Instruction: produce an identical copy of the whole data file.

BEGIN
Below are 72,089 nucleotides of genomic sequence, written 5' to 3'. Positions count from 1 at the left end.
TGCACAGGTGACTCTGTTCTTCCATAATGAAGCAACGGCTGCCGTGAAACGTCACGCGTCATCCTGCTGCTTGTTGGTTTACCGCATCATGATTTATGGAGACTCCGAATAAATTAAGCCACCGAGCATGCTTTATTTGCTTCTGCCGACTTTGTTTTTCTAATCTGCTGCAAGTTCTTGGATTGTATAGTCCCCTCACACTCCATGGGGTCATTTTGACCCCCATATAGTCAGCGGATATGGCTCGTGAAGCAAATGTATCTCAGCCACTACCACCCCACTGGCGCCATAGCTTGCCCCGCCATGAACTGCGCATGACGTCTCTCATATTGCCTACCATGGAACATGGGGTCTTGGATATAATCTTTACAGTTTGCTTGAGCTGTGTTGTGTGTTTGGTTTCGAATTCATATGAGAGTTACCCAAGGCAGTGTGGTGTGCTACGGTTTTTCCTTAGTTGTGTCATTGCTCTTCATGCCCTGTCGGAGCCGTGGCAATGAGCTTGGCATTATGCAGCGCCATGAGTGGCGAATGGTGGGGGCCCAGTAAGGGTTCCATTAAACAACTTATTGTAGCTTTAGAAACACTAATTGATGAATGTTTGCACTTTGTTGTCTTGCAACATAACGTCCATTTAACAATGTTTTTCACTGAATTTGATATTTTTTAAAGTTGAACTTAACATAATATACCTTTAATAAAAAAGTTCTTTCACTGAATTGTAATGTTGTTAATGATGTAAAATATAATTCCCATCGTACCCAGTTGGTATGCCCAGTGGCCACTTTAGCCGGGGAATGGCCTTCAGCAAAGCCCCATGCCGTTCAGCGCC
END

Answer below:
Below are 72,089 nucleotides of genomic sequence, written 5' to 3'. Positions count from 1 at the left end.
TGCACAGGTGACTCTGTTCTTCCATAATGAAGCAACGGCTGCCGTGAAACGTCACGCGTCATCCTGCTGCTTGTTGGTTTACCGCATCATGATTTATGGAGACTCCGAATAAATTAAGCCACCGAGCATGCTTTATTTGCTTCTGCCGACTTTGTTTTTCTAATCTGCTGCAAGTTCTTGGATTGTATAGTCCCCTCACACTCCATGGGGTCATTTTGACCCCCATATAGTCAGCGGATATGGCTCGTGAAGCAAATGTATCTCAGCCACTACCACCCCACTGGCGCCATAGCTTGCCCCGCCATGAACTGCGCATGACGTCTCTCATATTGCCTACCATGGAACATGGGGTCTTGGATATAATCTTTACAGTTTGCTTGAGCTGTGTTGTGTGTTTGGTTTCGAATTCATATGAGAGTTACCCAAGGCAGTGTGGTGTGCTACGGTTTTTCCTTAGTTGTGTCATTGCTCTTCATGCCCTGTCGGAGCCGTGGCAATGAGCTTGGCATTATGCAGCGCCATGAGTGGCGAATGGTGGGGGCCCAGTAAGGGTTCCATTAAACAACTTATTGTAGCTTTAGAAACACTAATTGATGAATGTTTGCACTTTGTTGTCTTGCAACATAACGTCCATTTAACAATGTTTTTCACTGAATTTGATATTTTTTAAAGTTGAACTTAACATAATATACCTTTAATAAAAAAGTTCTTTCACTGAATTGTAATGTTGTTAATGATGTAAAATATAATTCCCATCGTACCCAGTTGGTATGCCCAGTGGCCACTTTAGCCGGGGAATGGCCTTCAGCAAAGCCCCATGCCGTTCAGCGCC